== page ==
5. Part I. A Concept of Bodies Politic

    • Chapter 1 Above, Below, and Alongside the Subject
      (pp. 3-32)

      The individual as rational cognitive subject is a deep-seated presupposition of many strands of philosophy. In this picture, the subject gathers sensory information in order to learn about the features of the world; processes that information into representations of those features;¹ calculates the best course of action in the world given the relation of those represented features of the world and the desires it has (whether the subject is thought to be able to change those desires through rational deliberation or not); and then commands its body and related instruments to best realize those desires given the features of the...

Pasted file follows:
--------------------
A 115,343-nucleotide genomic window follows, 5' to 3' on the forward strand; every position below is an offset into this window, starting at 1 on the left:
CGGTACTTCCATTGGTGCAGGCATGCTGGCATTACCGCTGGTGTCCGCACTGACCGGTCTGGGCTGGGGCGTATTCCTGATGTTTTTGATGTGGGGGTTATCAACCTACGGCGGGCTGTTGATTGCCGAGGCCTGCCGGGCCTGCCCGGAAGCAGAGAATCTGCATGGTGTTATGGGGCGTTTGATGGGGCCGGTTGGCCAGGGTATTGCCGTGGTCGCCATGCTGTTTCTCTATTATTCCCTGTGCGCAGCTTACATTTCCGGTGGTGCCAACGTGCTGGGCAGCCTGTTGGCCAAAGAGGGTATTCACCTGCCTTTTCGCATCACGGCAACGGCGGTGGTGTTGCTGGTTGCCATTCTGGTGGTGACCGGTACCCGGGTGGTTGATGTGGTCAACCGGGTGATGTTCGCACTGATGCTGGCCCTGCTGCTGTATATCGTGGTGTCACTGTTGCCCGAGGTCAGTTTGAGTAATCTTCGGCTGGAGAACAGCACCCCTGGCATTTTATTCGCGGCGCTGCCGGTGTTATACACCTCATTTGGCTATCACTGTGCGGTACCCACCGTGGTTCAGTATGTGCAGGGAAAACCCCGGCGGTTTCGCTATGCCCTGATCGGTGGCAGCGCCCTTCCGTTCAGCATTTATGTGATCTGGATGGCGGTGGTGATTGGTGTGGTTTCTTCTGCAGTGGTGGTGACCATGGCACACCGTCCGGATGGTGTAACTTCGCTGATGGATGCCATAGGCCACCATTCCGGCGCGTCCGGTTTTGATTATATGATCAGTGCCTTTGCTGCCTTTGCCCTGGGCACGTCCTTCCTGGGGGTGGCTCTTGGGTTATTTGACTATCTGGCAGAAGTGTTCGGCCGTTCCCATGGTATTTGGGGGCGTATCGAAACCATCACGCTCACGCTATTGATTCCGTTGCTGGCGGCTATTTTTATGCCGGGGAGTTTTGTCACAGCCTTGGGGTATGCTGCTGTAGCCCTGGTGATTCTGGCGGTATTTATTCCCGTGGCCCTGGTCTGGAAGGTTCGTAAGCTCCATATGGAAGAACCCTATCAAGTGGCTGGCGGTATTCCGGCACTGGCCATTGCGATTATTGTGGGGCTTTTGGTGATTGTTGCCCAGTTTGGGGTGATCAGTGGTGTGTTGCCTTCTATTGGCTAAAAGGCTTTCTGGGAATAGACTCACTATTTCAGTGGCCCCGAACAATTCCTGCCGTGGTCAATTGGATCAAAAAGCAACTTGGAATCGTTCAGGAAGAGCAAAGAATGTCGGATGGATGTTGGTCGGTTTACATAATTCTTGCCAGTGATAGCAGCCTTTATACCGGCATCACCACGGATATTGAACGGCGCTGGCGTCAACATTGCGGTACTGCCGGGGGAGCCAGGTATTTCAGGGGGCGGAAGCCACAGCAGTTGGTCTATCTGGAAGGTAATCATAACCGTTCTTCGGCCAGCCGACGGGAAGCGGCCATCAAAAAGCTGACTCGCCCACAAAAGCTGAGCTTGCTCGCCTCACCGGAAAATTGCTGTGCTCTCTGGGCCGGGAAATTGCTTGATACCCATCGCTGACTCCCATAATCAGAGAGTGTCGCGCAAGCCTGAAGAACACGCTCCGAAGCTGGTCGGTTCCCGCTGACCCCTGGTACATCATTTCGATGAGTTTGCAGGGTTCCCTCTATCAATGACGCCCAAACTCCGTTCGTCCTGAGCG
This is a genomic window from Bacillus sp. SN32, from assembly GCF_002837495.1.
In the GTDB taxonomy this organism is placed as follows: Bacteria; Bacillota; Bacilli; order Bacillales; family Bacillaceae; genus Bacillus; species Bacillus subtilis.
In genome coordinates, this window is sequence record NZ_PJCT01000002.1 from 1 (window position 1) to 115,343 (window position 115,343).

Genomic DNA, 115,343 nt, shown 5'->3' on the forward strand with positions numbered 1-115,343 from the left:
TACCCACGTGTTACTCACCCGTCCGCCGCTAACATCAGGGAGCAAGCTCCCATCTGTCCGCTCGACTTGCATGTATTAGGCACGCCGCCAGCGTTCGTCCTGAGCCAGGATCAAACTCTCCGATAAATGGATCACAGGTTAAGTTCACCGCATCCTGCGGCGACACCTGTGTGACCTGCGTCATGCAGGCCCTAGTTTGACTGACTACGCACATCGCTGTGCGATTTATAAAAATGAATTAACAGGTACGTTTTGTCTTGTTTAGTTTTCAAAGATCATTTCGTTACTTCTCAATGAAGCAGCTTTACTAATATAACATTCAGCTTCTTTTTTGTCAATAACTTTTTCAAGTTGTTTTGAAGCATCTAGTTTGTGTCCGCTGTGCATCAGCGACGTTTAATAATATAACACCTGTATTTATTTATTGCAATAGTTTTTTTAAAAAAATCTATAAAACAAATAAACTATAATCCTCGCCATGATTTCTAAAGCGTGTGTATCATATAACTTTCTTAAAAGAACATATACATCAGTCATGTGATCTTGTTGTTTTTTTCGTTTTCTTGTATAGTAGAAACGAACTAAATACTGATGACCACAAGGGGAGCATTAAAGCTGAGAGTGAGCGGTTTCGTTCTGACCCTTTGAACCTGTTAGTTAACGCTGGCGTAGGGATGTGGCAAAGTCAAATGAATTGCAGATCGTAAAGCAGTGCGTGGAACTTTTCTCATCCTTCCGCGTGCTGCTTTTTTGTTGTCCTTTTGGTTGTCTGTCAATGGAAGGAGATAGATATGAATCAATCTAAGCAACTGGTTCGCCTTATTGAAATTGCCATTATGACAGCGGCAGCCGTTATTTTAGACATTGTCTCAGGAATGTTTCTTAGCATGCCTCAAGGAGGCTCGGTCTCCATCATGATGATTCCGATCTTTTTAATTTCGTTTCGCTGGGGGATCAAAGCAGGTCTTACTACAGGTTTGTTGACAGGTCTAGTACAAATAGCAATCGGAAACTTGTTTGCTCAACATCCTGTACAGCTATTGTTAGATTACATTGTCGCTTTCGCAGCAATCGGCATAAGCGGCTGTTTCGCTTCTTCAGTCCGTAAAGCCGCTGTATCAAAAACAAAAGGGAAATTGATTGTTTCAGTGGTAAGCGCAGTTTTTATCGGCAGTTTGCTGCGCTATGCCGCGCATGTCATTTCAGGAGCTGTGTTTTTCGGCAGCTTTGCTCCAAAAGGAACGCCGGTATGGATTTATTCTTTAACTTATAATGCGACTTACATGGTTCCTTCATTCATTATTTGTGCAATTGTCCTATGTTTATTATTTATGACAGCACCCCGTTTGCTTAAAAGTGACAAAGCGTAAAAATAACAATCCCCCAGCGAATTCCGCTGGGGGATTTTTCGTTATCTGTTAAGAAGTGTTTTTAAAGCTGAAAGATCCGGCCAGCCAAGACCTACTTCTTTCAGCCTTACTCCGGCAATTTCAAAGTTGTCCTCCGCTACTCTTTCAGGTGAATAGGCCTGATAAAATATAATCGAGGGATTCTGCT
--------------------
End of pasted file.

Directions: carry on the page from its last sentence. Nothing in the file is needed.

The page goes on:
• Chapter 2 Bodies Politic
      (pp. 33-58)

      The three basic concepts of this book are bodies politic, political cognition, and political affect. They are brought together in the following formula: politically shaped and triggered affective cognition is the sense-making of bodies politic. In chapter 1 I reviewed the theoretical sources of these concepts. Here I define them and work out their interrelations.

      The concept of bodies politic is meant to capture the emergent—that is, the embodied and embedded—character of subjectivity: the production, bypassing, and surpassing of subjectivity in the imbrications of somatic and social systems. Individual bodies politic are cognitive agents that actively make sense...

  6. Part II. Bodies Politic as Organisms